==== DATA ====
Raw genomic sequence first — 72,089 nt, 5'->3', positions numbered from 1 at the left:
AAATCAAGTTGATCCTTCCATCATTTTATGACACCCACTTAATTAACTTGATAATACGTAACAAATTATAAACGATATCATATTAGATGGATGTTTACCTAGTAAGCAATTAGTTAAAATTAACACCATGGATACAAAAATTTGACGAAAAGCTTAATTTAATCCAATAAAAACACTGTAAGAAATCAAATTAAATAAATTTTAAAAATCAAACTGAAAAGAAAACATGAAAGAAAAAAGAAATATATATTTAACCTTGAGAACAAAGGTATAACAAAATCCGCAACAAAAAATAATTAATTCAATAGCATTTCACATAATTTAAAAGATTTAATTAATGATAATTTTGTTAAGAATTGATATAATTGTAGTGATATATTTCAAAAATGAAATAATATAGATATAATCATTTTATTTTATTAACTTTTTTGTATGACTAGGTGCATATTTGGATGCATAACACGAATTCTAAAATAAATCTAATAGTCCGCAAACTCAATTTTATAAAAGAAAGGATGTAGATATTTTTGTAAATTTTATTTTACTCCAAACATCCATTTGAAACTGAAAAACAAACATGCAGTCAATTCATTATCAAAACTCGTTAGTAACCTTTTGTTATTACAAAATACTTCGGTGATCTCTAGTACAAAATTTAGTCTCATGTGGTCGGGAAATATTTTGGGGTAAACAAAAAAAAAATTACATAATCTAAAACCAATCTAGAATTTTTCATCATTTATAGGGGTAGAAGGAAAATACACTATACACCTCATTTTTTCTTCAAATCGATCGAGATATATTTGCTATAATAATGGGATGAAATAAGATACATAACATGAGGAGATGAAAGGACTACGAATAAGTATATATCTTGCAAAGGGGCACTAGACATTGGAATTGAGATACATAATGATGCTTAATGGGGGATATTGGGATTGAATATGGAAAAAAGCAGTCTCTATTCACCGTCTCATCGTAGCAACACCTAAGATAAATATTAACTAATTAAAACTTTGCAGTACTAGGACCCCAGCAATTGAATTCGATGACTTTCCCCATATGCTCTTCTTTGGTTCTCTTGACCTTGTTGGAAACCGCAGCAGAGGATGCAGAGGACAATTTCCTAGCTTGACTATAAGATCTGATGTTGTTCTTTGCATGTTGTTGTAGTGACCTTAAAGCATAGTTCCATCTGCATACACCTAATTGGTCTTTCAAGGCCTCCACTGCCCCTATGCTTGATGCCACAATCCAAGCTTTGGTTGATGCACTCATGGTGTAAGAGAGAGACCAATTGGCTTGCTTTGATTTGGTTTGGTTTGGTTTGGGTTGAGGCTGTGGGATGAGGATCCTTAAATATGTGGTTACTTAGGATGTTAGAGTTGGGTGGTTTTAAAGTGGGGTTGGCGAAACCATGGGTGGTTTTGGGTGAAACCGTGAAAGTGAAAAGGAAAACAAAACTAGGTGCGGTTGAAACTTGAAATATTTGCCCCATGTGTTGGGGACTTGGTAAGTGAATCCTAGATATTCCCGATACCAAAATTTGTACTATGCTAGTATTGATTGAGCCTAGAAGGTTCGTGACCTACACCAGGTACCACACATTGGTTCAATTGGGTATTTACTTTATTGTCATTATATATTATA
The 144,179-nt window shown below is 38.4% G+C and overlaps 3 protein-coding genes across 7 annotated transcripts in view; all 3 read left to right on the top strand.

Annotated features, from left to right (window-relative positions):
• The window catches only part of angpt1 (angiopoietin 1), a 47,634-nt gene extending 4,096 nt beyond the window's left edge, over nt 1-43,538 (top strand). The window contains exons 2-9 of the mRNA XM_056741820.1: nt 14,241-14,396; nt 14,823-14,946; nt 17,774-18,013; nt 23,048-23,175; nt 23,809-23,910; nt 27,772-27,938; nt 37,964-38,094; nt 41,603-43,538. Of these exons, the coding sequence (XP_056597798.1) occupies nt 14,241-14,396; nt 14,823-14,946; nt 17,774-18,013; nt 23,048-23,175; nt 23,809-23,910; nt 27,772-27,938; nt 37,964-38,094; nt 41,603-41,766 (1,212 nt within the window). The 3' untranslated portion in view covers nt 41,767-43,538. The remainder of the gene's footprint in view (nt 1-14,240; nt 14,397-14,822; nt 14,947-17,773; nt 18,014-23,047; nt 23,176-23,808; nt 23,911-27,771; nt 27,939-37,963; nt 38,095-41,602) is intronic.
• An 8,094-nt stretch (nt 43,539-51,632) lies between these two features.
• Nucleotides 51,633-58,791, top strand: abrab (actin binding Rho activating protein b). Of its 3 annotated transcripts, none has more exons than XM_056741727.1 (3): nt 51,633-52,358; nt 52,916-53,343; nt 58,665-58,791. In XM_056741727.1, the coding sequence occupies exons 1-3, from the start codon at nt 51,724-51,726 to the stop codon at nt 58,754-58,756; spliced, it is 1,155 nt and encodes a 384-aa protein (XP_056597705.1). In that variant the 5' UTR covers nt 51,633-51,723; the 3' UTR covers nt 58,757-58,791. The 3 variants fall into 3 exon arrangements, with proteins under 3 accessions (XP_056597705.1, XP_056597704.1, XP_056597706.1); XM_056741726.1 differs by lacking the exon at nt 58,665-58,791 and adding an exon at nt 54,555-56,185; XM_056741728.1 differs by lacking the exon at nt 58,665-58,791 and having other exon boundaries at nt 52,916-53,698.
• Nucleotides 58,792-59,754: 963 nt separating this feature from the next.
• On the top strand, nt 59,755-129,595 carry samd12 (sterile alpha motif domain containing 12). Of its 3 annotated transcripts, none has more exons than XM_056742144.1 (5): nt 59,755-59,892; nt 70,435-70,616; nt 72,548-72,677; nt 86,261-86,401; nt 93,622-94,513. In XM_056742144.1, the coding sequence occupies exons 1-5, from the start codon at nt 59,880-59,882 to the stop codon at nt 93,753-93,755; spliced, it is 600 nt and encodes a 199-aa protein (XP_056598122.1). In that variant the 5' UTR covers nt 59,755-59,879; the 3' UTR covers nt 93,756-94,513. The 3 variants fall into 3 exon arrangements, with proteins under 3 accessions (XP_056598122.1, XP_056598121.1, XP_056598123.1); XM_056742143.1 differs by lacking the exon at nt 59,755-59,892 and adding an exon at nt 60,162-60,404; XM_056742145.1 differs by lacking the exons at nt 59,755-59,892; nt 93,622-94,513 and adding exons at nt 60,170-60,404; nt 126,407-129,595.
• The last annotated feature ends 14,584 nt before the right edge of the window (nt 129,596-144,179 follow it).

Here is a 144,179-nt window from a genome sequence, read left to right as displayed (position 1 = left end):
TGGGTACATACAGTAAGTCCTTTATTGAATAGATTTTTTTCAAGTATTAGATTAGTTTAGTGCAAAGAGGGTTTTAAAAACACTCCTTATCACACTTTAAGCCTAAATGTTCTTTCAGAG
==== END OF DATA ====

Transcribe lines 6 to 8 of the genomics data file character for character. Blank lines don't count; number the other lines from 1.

• An 8,094-nt stretch (nt 43,539-51,632) lies between these two features.
• Nucleotides 51,633-58,791, top strand: abrab (actin binding Rho activating protein b). Of its 3 annotated transcripts, none has more exons than XM_056741727.1 (3): nt 51,633-52,358; nt 52,916-53,343; nt 58,665-58,791. In XM_056741727.1, the coding sequence occupies exons 1-3, from the start codon at nt 51,724-51,726 to the stop codon at nt 58,754-58,756; spliced, it is 1,155 nt and encodes a 384-aa protein (XP_056597705.1). In that variant the 5' UTR covers nt 51,633-51,723; the 3' UTR covers nt 58,757-58,791. The 3 variants fall into 3 exon arrangements, with proteins under 3 accessions (XP_056597705.1, XP_056597704.1, XP_056597706.1); XM_056741726.1 differs by lacking the exon at nt 58,665-58,791 and adding an exon at nt 54,555-56,185; XM_056741728.1 differs by lacking the exon at nt 58,665-58,791 and having other exon boundaries at nt 52,916-53,698.
• Nucleotides 58,792-59,754: 963 nt separating this feature from the next.